Open-minded realism in action

You may be wondering ‘Is open-minded realism enough?’ or perhaps ‘Doesn't optimism provide stronger motivation?’ The following example illustrates the Achilles heel of optimism and the inherent strength of open-minded realism.

Imagine a tennis player starting a tough match. Does she need to believe she certainly will win in order to put in a full effort and play well? No. Logically, all that is necessary is to believe that the chance and value of victory justify the costs of continued effort. If the player remembers that anything can happen, that the gains of victory are large, and that the costs of making an effort are just pain and fatigue that will pass in a day or two, then high performance can continue.

What will happen if she does believe confidently that she will win, and also believes that this is necessary for her to perform well? Provided things go according to plan all will be well. However, if the other player gets ahead, or has a period of great play, this evidence will challenge our player's confident expectation of victory. To maintain this certainty she will have to do something to explain away the evidence, which will be distracting and create the internal conflict of deliberate self-delusion. This is the penalty for trying to hold on to an unrealistic belief.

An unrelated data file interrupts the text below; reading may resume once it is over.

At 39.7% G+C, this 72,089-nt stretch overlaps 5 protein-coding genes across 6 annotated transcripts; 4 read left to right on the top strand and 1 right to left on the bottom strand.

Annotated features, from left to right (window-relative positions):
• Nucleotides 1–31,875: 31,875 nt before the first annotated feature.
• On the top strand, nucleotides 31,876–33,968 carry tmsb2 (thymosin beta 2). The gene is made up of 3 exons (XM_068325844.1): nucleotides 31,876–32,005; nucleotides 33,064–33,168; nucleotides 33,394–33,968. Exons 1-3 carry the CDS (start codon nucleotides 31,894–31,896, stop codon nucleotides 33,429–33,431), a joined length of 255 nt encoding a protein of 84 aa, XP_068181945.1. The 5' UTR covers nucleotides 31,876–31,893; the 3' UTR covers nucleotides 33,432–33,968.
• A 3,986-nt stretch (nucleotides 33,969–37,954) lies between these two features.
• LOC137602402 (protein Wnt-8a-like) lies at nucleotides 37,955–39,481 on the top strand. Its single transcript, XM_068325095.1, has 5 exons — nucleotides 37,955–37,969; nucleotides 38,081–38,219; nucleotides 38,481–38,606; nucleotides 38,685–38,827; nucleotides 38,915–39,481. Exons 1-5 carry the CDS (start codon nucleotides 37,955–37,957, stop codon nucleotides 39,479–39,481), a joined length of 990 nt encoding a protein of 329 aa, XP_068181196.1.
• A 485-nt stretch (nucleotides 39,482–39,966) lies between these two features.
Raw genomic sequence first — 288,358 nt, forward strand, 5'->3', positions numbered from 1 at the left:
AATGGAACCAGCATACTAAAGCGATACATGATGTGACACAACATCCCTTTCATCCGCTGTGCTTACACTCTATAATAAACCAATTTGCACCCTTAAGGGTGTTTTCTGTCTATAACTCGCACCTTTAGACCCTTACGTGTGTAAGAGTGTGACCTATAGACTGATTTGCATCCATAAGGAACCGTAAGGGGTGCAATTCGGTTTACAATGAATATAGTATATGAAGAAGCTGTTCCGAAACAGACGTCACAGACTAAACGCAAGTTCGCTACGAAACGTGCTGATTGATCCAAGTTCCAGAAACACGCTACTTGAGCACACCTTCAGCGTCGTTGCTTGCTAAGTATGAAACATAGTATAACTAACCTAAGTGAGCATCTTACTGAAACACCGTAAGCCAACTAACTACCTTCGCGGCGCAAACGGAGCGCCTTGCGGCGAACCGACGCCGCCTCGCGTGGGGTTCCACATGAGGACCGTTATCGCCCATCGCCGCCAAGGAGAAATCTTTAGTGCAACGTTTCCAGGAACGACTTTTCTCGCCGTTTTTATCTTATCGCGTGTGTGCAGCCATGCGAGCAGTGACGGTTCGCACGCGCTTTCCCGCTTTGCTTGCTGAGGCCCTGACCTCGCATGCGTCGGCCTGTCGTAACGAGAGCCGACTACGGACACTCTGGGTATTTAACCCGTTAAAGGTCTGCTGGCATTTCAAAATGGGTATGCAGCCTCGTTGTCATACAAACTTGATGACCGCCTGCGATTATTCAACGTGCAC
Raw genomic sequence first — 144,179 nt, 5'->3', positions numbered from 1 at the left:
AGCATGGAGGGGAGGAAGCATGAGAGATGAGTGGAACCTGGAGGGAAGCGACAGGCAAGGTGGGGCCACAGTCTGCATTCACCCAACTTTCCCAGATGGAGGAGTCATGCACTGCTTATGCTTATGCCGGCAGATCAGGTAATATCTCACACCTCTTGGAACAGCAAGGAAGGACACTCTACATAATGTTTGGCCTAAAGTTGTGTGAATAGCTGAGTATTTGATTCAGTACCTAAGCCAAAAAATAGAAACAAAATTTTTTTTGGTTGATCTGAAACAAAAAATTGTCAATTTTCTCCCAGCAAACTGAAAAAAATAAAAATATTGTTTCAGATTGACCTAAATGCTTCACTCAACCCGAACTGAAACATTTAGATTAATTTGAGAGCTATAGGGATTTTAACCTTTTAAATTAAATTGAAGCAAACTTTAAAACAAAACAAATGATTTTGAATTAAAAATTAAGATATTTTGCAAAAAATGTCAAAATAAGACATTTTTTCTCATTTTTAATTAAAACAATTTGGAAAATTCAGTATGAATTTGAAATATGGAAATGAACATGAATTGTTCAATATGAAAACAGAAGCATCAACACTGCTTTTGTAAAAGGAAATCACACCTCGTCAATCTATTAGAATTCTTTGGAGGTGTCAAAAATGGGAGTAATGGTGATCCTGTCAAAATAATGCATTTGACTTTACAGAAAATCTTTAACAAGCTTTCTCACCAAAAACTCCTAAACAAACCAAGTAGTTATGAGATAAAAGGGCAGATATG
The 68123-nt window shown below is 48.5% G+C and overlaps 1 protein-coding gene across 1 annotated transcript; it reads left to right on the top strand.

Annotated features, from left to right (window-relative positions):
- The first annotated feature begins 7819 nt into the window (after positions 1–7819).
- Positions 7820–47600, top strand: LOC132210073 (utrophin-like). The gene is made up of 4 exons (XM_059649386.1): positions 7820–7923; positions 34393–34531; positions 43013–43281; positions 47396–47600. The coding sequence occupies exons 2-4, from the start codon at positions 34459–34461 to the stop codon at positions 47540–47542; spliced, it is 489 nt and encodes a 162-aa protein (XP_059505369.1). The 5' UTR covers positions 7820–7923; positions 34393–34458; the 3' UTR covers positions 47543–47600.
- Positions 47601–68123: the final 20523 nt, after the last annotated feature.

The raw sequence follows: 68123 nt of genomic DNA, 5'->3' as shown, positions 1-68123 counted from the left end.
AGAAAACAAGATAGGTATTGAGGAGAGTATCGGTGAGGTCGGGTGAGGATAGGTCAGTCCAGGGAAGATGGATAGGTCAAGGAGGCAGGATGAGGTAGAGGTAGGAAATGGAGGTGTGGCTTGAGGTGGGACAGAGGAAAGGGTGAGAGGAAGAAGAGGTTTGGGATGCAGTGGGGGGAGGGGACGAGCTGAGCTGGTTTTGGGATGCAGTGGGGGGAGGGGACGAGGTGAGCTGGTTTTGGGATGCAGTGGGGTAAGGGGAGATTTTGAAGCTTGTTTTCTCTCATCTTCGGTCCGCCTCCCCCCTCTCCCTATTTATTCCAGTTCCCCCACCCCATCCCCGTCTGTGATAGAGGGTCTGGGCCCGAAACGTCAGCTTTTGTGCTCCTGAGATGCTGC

In summary, open-minded realism provides reasonable motivation and is not so challenged by incoming evidence. Optimism requires repeated and distracting efforts to maintain unrealistic beliefs in the face of incoming evidence from experience. If Serena Williams needs to write reminders that she will win to be read in rest breaks, what hope is there for players who, objectively, have less chance of victory than her?

Robust confidence

This line of thinking can also be used to understand confidence.